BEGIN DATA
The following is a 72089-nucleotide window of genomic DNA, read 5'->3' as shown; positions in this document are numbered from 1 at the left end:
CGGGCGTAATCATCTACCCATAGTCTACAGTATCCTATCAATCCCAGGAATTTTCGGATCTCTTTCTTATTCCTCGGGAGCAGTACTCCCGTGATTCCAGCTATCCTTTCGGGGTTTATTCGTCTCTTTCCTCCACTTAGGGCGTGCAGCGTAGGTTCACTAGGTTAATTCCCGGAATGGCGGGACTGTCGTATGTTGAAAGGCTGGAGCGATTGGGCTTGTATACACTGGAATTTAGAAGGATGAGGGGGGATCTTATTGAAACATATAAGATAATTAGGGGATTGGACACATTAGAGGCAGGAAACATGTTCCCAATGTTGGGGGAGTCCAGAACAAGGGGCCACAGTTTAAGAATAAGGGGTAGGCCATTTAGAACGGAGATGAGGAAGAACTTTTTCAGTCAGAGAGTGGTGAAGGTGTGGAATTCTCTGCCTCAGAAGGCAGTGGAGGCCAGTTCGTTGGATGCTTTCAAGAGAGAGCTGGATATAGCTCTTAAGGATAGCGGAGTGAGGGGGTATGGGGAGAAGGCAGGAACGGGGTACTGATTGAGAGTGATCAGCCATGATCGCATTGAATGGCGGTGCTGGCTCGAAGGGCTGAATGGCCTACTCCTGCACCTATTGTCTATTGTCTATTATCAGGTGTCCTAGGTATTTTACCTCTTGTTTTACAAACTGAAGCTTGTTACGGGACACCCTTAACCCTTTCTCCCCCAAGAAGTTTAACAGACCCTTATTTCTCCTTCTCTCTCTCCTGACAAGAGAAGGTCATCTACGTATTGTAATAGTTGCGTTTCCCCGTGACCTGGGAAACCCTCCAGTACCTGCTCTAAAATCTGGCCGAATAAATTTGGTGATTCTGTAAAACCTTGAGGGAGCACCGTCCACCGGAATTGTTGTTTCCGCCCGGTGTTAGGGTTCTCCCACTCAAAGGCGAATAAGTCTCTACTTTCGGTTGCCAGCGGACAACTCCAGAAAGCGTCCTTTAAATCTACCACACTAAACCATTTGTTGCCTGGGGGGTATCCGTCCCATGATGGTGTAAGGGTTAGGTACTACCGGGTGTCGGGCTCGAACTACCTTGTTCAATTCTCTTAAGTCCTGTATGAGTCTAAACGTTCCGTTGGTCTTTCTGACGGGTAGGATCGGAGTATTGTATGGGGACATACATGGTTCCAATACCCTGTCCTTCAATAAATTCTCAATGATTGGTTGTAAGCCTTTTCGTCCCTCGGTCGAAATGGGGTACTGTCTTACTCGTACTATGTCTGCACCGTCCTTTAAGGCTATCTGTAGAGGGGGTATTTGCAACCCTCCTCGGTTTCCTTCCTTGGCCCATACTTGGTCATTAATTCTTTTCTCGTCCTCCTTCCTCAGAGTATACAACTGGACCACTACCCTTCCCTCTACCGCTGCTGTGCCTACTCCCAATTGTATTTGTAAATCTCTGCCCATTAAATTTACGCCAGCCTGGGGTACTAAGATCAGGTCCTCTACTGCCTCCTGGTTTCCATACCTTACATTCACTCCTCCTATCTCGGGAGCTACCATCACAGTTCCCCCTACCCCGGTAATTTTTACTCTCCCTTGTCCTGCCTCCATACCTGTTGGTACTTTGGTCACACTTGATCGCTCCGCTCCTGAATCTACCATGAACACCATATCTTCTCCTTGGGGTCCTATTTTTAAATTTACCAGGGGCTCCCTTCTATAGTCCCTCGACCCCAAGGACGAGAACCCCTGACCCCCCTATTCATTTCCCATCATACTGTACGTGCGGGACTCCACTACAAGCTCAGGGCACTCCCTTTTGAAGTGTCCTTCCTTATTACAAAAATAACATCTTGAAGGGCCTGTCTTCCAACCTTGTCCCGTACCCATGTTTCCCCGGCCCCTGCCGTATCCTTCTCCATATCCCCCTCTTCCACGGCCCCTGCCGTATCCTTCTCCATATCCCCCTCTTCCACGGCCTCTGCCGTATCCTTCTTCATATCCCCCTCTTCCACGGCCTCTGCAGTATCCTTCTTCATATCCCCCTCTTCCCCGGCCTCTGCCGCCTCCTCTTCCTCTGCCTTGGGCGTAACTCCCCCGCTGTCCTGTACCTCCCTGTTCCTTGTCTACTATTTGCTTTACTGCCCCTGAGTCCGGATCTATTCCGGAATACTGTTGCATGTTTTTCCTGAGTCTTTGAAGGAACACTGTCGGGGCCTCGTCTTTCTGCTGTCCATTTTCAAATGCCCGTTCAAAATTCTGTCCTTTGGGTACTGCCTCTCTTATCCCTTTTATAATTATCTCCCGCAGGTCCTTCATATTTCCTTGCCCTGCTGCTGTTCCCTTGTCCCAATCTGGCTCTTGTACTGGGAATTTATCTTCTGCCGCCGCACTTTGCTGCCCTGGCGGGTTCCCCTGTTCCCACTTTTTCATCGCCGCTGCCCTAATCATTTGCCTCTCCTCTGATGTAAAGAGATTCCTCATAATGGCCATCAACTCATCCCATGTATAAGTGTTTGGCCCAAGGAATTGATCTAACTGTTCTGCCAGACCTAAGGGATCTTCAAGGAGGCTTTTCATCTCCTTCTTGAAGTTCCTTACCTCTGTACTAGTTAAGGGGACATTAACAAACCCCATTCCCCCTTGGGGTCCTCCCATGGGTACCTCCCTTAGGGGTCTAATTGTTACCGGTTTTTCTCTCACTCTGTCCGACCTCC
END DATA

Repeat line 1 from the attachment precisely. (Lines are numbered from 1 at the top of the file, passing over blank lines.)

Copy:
The following is a 72089-nucleotide window of genomic DNA, read 5'->3' as shown; positions in this document are numbered from 1 at the left end: